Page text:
Plagiarism. To plagiarize is to use the distinctive ideas or words of another without adequate acknowledgement. To pass off as one's own another's ideas or words is as dishonest in academic matters as forgery, embezzlement, or robbery are in financial matters. With most academic writing, most of the thought and expression belong to the writer himself. Some ideas - such as original sin - have such wide currency that all may use them; some words - such as proverbs, saws, and cliches - are like public highways; only pedantic fools document the sources of these. But when a writer borrows what belongs to another, he must indicate the source by footnote or internal reference, and he must enclose any and all the distinctive words of the source within quotation marks. To clarify the above, the following four samples illustrate proper acknowledgement and three kinds of plagiarism.

-- This handout has been adapted by the Hollins University Writing Center from the pamphlet developed by Mr. William A. Elwood, director of first year English at the University of Virginia.

 

... I had graduated from an all-girl's school in the 1940s, where the head and majority of the faculty were independent, unmarried women... In a kind of cognitive dissonance, we knew they were "old maids" and therefore supposed to be bitter and lonely; yet we saw them as vigorously involved with life. But despite their existence as alternative models of women, the content of the education they gave us in no way prepared us to survive as women in a world organized by and for men.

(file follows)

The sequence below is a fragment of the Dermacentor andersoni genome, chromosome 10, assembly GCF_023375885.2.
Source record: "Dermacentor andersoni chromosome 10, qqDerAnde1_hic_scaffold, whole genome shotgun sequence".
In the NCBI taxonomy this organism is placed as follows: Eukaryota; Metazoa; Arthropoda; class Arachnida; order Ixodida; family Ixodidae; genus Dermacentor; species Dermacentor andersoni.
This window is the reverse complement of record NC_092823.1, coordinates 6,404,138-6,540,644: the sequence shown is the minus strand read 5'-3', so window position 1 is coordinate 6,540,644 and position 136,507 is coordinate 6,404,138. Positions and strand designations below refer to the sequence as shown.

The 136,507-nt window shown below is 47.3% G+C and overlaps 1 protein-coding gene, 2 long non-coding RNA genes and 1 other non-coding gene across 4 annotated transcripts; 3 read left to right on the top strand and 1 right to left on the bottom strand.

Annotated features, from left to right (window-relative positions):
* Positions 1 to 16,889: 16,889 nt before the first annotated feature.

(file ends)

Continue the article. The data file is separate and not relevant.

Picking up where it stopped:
From that school, I went on to Radcliffe, congratulating myself that now I would have great men as my teachers. From 1947 to 1951, when I graduated, I never saw a single woman on a lecture platform, or in front of a class, except when a woman graduate student gave a paper on a special topic. The "great men" talked of other "great men," of the nature of Man, the history of Mankind, the future of Man; and never again was I to experience, from a teacher, the kind of prodding, the insistence that my best could be even better, that I had known in high school. Women students were simply not taken seriously. Harvard's message to women was an elite mystification: we were, of course, part of Mankind; we were special, achieving women, or we would not have been there; but of course our real goal was to marry -- if possible, a Harvard graduate.

Adrienne Rich, "Taking Women Students Seriously," The Norton Reader, ed. Arthur M. Eastman (New York: W.W. Norton & Company, Inc. 1984) 256-257.

 

 Example #1: Incomplete paraphrasing as plagiarism.